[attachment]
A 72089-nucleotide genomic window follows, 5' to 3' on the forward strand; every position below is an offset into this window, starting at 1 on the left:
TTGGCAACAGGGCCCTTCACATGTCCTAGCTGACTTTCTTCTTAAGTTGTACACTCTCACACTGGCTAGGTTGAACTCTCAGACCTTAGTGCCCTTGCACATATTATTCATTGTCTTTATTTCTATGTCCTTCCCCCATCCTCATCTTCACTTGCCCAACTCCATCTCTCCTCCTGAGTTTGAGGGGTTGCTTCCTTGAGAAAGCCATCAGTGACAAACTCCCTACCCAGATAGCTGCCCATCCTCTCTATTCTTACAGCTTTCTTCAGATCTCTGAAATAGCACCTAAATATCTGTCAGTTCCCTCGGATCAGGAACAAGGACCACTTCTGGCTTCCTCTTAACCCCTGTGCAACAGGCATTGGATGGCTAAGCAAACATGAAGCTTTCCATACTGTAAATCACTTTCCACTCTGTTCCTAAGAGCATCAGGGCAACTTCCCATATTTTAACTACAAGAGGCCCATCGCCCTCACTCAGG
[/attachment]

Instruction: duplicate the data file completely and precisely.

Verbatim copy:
A 72089-nucleotide genomic window follows, 5' to 3' on the forward strand; every position below is an offset into this window, starting at 1 on the left:
TTGGCAACAGGGCCCTTCACATGTCCTAGCTGACTTTCTTCTTAAGTTGTACACTCTCACACTGGCTAGGTTGAACTCTCAGACCTTAGTGCCCTTGCACATATTATTCATTGTCTTTATTTCTATGTCCTTCCCCCATCCTCATCTTCACTTGCCCAACTCCATCTCTCCTCCTGAGTTTGAGGGGTTGCTTCCTTGAGAAAGCCATCAGTGACAAACTCCCTACCCAGATAGCTGCCCATCCTCTCTATTCTTACAGCTTTCTTCAGATCTCTGAAATAGCACCTAAATATCTGTCAGTTCCCTCGGATCAGGAACAAGGACCACTTCTGGCTTCCTCTTAACCCCTGTGCAACAGGCATTGGATGGCTAAGCAAACATGAAGCTTTCCATACTGTAAATCACTTTCCACTCTGTTCCTAAGAGCATCAGGGCAACTTCCCATATTTTAACTACAAGAGGCCCATCGCCCTCACTCAGG